The first-quarter financial figures for Verizon Wireless were not all that surprising. The nation’s largest wireless carrier was widely expected to post strong quarterly results, and it did. Verizon Wireless saw its churn rate fall year-over-year to 1.01 for postpaid customers and 1.33 overall. The company’s data revenues were up 22.3% from the same period last year, fueled by 1.8 million net additions, 2.2 million new iPhone activations, 260,000 HTC ThunderBolt activations, and 32% of retail postpaid customers using smartphones. Verizon Wireless now has 104 million total connections on its network, which represents a 6.1% increase year-over-year. If you are interested in reading the entire Verizon Communications release, it is waiting for you after the break.
Update: Although not included in the Q1 press release, the company’s conference call presentation indicates that 2.2 million iPhone 4s were activated during the three month period. Title updated to reflect this new information. More →
The fourth quarter of 2010 — the busy holiday quarter — was not all that fruitful for the U.S.’s forth largest wireless provider. In an earnings call today, T-Mobile posted a nearly flat revenue number — $4.69 billion in Q4 2010 versus $4.71 billion in Q3 of 2010, and $4.65 billion in Q4 of 2009 — and less than stellar customer retention numbers. T-Mo saw net losses of 318,000 customers in Q4, along with a churn rate rising from 3.4% in Q3 to 3.6%. One bright spot on the company’s balance sheet is the 25% jump in “data services revenue” year-over-year.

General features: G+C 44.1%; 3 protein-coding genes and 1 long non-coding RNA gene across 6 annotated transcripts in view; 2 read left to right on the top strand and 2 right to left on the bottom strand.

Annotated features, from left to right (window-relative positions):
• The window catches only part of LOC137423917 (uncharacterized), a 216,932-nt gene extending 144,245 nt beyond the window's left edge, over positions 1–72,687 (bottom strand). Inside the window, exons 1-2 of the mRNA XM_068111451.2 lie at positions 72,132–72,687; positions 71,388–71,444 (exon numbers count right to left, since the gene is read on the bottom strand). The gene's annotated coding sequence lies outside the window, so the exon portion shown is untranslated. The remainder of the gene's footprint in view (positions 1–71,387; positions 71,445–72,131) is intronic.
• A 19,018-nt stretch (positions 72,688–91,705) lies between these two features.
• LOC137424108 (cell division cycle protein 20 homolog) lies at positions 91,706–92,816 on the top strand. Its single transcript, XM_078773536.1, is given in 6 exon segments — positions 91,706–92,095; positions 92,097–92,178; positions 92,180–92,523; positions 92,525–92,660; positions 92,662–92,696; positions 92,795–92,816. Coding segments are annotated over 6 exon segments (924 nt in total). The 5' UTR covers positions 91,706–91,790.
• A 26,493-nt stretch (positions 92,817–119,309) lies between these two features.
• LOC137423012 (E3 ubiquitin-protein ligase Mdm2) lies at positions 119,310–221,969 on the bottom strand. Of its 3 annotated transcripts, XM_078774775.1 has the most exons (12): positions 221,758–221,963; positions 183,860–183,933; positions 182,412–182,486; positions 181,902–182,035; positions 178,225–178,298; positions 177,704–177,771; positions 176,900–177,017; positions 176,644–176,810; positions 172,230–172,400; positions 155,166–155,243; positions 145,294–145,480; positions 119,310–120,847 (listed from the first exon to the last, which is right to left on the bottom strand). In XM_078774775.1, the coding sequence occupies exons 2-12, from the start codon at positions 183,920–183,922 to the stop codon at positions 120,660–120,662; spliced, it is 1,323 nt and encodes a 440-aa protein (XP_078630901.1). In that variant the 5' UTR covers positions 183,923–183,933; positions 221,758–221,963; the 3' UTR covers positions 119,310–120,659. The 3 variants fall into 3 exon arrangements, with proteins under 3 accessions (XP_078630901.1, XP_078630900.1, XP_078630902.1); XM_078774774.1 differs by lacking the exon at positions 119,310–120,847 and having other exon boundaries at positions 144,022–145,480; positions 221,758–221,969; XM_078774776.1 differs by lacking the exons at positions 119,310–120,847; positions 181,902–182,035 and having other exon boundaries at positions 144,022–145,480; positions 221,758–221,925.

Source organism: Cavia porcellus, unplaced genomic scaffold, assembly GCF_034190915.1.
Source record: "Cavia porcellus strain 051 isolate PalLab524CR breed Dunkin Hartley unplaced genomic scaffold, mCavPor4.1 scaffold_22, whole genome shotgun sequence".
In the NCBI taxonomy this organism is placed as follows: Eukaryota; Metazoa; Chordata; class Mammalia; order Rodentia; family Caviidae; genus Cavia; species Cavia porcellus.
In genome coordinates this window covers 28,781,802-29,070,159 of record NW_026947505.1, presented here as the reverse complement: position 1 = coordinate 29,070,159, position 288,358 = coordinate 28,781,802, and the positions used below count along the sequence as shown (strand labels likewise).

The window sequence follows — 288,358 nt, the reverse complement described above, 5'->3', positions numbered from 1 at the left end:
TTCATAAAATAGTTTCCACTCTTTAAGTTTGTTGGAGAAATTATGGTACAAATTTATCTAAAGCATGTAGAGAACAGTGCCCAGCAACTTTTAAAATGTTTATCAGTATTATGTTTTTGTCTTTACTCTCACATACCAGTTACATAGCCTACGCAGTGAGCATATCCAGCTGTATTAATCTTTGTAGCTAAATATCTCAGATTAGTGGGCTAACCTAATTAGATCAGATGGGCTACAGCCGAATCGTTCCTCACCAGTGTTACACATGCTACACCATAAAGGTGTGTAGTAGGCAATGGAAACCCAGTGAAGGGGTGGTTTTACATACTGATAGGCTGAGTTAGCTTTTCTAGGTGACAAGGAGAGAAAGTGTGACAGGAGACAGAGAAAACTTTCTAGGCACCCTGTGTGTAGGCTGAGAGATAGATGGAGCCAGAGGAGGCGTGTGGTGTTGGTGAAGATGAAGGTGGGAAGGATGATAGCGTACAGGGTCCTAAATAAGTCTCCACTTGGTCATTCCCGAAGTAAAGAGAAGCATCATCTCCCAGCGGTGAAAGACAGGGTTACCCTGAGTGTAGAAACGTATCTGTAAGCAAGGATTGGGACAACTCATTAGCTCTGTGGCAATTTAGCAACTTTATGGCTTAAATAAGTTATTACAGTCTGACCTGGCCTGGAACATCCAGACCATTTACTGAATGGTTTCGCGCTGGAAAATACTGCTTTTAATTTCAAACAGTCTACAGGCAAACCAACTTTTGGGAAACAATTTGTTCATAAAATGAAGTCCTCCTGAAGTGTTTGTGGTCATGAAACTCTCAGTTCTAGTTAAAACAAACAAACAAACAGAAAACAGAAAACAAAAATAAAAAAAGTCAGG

“I am pleased with the increase in smartphone adoption and our ongoing improvement in data ARPU. Data growth in the U.S. mobile market continues to accelerate and with the largest 4G network T-Mobile USA is well-positioned to differentiate itself and grow consumer usage,” said René Obermann, CEO of Deutsche Telekom. “We are not satisfied with contract churn, but we expect that the measures presented at the T-Mobile USA Investor Day in January will lead to improvements in 2011.”
T-Mobile’s full press release is after the break. More →
Ladies and gentlemen, it is with great pleasure that I inform you that U.S. wireless provider Sprint, for the first time in thirteen quarters, has reported gains in post-paid subscribers. Ending its long drought, the Now Network added a total of 1.1 million new subs; 58,000 of which were post-paid. Sprint also reported a drop in churn during its earnings call, down to 1.86 in Q4 from 2.11 in Q3. It isn’t all good news, however. The company still posted a $929 million loss on revenues of $8.3 billion in Q4, or $0.31 per share. Sprint’s stock was trading slightly higher on the news. More →
Today, T-Mobile USA announced earnings from its third quarter of 2010. How did the company do? Well, to be honest, the stat sheet looks pretty beige. The company is reporting service revenues of $4.71 billion which is flat to Q2 2010 and down 0.5% year-over-year. T-Mo reports 7.2 million of its 33.8 million total customers (~ 21%) are using smartphones — only 2.8 million were using smartphones as of Q3 2009. Magenta saw wireless additions totaling 137,000 and had a lower than expected OIBDA (Operating Income Before Depreciation And Amortization) of $1.32 billion (largely due to investments in its HSPA+ network). Churn was 2.4% and 7.2% for contract and non-contract customers respectively; ARPU (average revenue per user) was $47.
“I am very pleased with the development of blended data ARPU. Along with the growing number of smartphones, this demonstrates the potential of mobile broadband data growth in the US market and for T-Mobile USA in particular,” said René Obermann, Chief Executive Officer of Deutsche Telekom.
Hit the read link to read the full report. More →